As far as preparation, I stuck very closely to the procedure as-written, under the presumption that the steps in the recipe are important in order to achieve the goal of "keeping it French." I even attempted using my melon baller to make the potato balls, as described, although they didn't turn out very well. Next time, I will just cut them into cubes approximately the same size, which I am sure will be fine, albeit a little less refined.

In private correspondence, Brook suggested rubbing the butter under the chicken's skin, rather than on top of it, as doing so makes a big difference in how the chicken is flavoured. I was already toying with the idea, but was concerned that it might not be true to the region and cuisine that I am attempting today; however, Brook's explanation that it is an old method - going back at least to the 18th Century - convinced me to go ahead with it.

The recipe says to use an oval casserole, but for this project I elected to use my trusty 6.5-quart enameled cast-iron Dutch oven from Tramontina. I thought we had kitchen string, but it turned out that we didn't; because of this, I did not truss the chicken, but we did pile the vegetables around the sides of the chicken, which had almost the same effect as tying it up due to the round sides keeping everything close.

Otherwise, I followed the instructions to a "T."

First impressions: with a little bit of mise en place, this recipe is quite easy to prepare in an efficient manner. It seems to me that each step is designed to build layers of flavour, so if anyone tries this I would recommend that you stick as closely as you can to the instructions; the one exception would be to follow Brook's advice regarding the buttering of the chicken. There might be other improvements and refinements that one could choose to employ, but I wouldn't say they are necessary. I am not 100% certain of the exact origin or region for this dish, but I am quite sure it is meant to be rural, rustic and just plain good. As I type this, the aroma wafting from the kitchen is heavenly, and promises a very good experience indeed. I am very much looking forward to the finished meal.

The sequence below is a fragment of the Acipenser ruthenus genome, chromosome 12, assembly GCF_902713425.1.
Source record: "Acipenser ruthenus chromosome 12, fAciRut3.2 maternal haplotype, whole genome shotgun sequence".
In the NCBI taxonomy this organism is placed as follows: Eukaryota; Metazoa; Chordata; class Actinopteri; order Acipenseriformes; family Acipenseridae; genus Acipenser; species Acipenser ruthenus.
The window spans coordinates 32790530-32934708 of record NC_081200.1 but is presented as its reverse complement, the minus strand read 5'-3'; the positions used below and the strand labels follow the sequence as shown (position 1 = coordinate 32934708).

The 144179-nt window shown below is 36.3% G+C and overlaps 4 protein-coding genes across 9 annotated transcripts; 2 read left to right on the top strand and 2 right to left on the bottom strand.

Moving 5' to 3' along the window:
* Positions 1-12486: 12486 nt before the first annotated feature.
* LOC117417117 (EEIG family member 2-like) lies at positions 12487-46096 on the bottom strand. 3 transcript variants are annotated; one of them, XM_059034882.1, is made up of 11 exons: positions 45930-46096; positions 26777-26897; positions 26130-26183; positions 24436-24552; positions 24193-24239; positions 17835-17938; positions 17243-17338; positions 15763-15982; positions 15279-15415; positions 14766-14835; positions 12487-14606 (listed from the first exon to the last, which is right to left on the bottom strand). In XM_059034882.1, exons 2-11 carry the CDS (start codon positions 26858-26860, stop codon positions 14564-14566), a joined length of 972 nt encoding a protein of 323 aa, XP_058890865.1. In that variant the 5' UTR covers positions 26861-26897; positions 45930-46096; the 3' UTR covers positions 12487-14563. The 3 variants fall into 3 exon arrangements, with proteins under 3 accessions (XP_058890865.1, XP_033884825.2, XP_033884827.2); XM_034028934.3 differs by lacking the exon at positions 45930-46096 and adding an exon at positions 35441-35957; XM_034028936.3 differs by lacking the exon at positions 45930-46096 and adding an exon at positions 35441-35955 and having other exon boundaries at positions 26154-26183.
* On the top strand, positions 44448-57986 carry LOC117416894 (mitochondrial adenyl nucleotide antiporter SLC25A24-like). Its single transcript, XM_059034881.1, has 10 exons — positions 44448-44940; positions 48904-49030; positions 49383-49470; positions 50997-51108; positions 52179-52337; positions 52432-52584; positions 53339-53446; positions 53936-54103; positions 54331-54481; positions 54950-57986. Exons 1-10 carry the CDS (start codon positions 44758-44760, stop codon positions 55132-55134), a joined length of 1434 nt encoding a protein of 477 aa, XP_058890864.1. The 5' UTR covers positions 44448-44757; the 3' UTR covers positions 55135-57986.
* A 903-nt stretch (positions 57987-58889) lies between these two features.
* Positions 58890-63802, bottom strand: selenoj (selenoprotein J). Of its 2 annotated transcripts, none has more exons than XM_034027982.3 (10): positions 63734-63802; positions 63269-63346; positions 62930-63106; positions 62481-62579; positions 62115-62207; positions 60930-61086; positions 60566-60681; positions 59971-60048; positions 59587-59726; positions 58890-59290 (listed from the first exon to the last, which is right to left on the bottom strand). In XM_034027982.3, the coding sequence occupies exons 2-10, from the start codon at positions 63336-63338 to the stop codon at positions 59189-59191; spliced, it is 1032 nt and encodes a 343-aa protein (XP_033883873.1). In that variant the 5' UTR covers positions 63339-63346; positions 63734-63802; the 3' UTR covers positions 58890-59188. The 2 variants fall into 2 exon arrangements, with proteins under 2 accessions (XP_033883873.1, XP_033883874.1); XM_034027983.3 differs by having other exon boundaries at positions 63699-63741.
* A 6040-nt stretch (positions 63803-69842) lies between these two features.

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Post Options Post Options   Thanks (0) Thanks(0)   Quote TasunkaWitko Quote  Post ReplyReply Direct Link To This Post Posted: 25 August 2018 at 21:14
Well, the verdict is in and this was a winner, for sure; the simple ingredients and the steps of preparation ensured that this meal would be nearly everything a chicken dinner should be.

The chicken itself was tender, juicy and packed with flavour; I only used a little salt in preparation, but the balance was just right, along with the other seasonings. The vegetables tasted great, as expected, and the sauce tied it all together nicely, packed with an abundance of rich, chicken-y goodness.

There are two things I might do differently next time, but they are not flavour-related or a result of any flaw in the recipe; they are simply a couple of steps to nudge the dish toward what I might personally prefer. The first would be to either roast the chicken uncovered for the last 30 minutes or so (or maybe hit it with the broiler for a few minutes right at the end), just to crisp up the skin a bit. The second would be to thicken the sauce a bit via reduction and/or possibly a roux. I do not know if this would run counter to the intentions of the recipe, so I am not recommending these steps as part of the dish; however, doing so would, in my mind, make this the perfect roast chicken dinner, because all of the flavours are definitely there, and they are wonderful.

Please do give this a try and let me know what you think!